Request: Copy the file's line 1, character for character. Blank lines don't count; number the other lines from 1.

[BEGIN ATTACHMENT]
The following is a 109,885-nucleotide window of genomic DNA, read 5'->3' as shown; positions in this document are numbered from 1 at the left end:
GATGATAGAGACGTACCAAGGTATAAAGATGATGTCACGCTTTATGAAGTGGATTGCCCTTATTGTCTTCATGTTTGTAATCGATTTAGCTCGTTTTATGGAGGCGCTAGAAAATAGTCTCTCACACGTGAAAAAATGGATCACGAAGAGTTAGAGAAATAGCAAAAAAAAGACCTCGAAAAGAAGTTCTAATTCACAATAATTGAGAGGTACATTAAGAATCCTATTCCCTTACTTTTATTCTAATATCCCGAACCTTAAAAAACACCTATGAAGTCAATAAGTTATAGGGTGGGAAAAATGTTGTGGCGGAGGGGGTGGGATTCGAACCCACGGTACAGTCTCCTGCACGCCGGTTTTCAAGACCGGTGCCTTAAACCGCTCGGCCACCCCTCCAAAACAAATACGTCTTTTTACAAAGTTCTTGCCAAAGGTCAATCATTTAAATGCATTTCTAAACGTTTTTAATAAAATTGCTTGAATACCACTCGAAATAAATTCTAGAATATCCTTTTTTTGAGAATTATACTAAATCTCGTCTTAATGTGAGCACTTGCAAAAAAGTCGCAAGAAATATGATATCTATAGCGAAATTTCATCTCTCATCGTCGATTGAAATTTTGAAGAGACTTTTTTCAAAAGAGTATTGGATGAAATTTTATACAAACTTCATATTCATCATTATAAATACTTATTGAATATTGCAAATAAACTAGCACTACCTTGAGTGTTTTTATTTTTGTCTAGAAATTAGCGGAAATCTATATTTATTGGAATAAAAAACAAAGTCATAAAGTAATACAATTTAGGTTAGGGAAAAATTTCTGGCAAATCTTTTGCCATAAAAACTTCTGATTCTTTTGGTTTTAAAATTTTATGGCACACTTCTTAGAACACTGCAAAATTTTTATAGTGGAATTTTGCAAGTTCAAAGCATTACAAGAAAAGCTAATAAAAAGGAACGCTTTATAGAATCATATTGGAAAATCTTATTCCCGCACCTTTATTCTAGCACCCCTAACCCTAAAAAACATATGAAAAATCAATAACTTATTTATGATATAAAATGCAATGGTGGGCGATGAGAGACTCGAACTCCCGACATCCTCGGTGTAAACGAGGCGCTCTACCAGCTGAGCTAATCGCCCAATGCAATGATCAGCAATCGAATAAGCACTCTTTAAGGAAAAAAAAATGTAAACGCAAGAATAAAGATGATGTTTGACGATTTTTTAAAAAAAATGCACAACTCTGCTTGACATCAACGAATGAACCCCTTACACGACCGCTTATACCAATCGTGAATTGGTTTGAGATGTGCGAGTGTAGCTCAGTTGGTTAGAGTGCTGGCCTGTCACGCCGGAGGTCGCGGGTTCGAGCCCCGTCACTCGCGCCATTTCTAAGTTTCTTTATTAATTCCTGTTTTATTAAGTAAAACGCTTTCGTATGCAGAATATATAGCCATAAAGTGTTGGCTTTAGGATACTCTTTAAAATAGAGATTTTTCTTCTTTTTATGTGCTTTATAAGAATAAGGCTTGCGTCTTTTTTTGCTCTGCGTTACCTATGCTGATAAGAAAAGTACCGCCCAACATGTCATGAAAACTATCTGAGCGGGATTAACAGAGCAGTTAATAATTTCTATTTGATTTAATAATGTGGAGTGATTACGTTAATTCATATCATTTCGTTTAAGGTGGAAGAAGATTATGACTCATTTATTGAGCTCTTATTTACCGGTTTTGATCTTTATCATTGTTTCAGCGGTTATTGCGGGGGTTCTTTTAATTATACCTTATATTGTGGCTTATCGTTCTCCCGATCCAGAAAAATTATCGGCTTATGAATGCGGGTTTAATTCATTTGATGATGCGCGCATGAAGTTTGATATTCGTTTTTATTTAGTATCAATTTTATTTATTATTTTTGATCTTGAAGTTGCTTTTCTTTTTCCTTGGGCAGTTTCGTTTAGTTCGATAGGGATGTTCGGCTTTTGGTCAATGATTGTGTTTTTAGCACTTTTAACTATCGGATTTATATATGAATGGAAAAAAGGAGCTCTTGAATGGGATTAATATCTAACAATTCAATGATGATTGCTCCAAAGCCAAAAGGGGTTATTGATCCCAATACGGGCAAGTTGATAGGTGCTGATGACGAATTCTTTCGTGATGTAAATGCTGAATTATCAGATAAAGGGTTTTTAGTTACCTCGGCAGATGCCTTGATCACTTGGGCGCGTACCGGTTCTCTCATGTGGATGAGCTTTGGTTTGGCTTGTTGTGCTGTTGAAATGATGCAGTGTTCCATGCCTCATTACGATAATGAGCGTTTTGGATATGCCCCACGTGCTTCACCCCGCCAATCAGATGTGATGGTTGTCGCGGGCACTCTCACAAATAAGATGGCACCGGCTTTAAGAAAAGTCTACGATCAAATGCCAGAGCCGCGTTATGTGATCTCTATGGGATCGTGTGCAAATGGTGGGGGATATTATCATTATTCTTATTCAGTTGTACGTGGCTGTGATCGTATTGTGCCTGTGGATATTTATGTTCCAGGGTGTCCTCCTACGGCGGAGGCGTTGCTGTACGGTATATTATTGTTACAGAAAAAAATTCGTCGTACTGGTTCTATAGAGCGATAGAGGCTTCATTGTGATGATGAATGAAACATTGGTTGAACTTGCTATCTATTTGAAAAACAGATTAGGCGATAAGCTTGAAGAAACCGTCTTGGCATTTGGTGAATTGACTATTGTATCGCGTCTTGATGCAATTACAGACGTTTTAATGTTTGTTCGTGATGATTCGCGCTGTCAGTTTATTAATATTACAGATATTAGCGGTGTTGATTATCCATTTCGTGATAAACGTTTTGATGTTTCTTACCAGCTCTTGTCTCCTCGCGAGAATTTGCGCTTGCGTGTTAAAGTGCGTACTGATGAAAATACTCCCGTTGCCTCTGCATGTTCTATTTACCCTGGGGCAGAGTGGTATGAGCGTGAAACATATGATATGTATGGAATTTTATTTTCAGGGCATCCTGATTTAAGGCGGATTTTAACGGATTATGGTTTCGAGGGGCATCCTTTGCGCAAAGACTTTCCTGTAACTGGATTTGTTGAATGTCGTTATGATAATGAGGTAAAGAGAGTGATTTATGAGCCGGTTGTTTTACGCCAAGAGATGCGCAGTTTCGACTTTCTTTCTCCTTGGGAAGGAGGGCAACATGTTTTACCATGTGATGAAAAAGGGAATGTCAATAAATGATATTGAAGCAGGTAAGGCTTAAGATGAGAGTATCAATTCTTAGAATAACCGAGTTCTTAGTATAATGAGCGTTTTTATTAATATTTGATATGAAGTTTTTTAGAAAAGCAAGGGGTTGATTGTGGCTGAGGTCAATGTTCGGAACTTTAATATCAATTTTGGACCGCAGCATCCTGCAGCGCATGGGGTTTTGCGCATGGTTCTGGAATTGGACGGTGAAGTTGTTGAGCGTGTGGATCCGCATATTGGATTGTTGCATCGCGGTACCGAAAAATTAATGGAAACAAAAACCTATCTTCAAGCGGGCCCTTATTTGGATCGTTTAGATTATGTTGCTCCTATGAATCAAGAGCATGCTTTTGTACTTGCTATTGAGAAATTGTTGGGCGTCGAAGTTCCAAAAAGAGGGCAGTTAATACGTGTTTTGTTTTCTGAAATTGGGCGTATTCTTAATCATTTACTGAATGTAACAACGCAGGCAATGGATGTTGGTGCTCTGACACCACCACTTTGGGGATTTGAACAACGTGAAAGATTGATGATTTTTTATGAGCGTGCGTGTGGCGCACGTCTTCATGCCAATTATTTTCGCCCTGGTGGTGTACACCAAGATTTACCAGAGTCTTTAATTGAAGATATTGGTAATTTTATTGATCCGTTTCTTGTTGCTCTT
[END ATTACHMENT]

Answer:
The following is a 109,885-nucleotide window of genomic DNA, read 5'->3' as shown; positions in this document are numbered from 1 at the left end: